THE ART ADVISORY
FRED SCOTT: Software is another tool to help spot the art world’s fakes
There are tried and tested methods to determine genuine provenance, but even the most respectable collectors and galleries have been embarrassed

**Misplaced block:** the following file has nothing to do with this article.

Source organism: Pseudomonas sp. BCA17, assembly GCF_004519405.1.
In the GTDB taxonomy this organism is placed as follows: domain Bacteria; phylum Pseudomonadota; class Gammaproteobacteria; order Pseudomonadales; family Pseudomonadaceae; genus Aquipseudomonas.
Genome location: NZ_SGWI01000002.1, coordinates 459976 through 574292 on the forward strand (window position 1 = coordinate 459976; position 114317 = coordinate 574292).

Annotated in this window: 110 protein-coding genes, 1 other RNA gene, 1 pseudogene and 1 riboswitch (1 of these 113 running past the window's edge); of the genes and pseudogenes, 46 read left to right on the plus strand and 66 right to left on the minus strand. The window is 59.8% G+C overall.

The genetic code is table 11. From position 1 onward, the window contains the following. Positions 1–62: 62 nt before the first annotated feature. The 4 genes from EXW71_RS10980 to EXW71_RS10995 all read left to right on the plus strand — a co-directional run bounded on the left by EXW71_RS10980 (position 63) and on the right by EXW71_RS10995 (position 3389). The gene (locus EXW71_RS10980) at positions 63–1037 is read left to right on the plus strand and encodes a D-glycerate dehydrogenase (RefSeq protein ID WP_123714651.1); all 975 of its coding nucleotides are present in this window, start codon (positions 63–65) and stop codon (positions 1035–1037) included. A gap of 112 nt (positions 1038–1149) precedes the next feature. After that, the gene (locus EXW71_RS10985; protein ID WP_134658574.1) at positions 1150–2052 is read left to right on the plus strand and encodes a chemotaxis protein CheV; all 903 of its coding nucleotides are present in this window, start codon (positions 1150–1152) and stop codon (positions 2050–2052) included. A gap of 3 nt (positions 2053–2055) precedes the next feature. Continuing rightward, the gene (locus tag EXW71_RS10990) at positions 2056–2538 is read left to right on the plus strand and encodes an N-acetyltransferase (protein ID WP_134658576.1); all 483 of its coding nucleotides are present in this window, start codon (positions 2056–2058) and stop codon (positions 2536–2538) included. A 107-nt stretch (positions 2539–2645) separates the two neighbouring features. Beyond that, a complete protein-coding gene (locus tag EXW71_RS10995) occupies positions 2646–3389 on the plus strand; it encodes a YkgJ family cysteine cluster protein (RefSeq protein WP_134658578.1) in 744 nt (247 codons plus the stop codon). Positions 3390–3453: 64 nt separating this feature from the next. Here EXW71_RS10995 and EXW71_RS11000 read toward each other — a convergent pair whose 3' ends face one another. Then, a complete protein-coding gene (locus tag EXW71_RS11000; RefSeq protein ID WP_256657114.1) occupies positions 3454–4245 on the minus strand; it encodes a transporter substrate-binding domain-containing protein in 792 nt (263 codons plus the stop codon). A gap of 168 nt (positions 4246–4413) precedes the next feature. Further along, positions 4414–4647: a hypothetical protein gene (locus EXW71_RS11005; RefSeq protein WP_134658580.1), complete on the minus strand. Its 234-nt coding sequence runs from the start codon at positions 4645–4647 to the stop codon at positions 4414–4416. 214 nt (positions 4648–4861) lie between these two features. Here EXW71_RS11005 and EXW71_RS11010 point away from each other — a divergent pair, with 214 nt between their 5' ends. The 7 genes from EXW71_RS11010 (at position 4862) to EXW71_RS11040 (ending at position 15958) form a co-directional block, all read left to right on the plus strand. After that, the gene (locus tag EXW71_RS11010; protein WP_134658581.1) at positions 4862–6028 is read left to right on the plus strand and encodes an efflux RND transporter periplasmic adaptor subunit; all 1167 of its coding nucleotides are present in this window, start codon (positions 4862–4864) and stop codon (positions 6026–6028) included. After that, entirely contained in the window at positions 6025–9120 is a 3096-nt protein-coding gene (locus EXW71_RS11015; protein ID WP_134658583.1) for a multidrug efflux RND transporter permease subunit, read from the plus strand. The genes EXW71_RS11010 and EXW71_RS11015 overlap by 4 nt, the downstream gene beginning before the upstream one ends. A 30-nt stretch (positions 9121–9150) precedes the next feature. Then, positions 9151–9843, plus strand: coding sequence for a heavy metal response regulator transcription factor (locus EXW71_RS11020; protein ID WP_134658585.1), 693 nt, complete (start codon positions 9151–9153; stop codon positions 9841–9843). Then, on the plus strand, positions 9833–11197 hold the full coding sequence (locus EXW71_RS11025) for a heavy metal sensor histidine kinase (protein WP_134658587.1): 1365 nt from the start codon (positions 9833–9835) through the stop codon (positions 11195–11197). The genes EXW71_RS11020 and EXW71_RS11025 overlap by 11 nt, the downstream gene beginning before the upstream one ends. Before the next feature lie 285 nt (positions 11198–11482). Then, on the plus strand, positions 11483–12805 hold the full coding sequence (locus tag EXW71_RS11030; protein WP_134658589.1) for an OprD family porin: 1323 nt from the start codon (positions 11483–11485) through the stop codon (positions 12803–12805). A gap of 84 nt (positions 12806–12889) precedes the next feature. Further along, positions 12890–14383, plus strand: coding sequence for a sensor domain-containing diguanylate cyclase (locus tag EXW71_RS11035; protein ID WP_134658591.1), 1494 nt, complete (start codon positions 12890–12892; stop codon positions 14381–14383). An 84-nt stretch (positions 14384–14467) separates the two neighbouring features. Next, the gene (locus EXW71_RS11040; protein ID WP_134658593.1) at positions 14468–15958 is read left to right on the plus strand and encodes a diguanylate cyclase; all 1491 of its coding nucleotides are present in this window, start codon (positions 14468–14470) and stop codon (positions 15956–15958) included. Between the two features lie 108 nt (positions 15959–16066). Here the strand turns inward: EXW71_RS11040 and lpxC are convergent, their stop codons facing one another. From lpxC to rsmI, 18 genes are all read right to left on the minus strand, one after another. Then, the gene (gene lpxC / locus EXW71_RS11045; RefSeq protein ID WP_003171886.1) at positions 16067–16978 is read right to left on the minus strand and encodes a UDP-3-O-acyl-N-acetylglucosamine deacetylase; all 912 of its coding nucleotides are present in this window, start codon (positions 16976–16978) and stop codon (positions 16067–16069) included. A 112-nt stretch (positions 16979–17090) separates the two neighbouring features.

Knowing the origin of expensive artworks has become a prime requirement in fine art markets. Provenance is exact information that leaves no doubt that an artwork is genuine and executed by the artist whose signature it bears. The best practice is when the paper trail of an artwork can be traced from its current home back to the artist’s studio. The absence of good provenance has led to the attribution of well-known artists to lesser paintings. The National Gallery of Victoria in Melbourne, Australia, popularly known as the NGV, announced in 2007 that one of its prime portraits, Head of a Man, was found not to be a work by Vincent van Gogh. The painting, attributed to Van Gogh in 1920, entered the NGV collection in 1940, when the museum acquired it from a touring French and British contemporary art exhibition. Its attribution was rebuffed by the Van Gogh Museum in Amsterdam. While experts in Amsterdam determined that the material properties corresponded with those used by Van Gogh, t...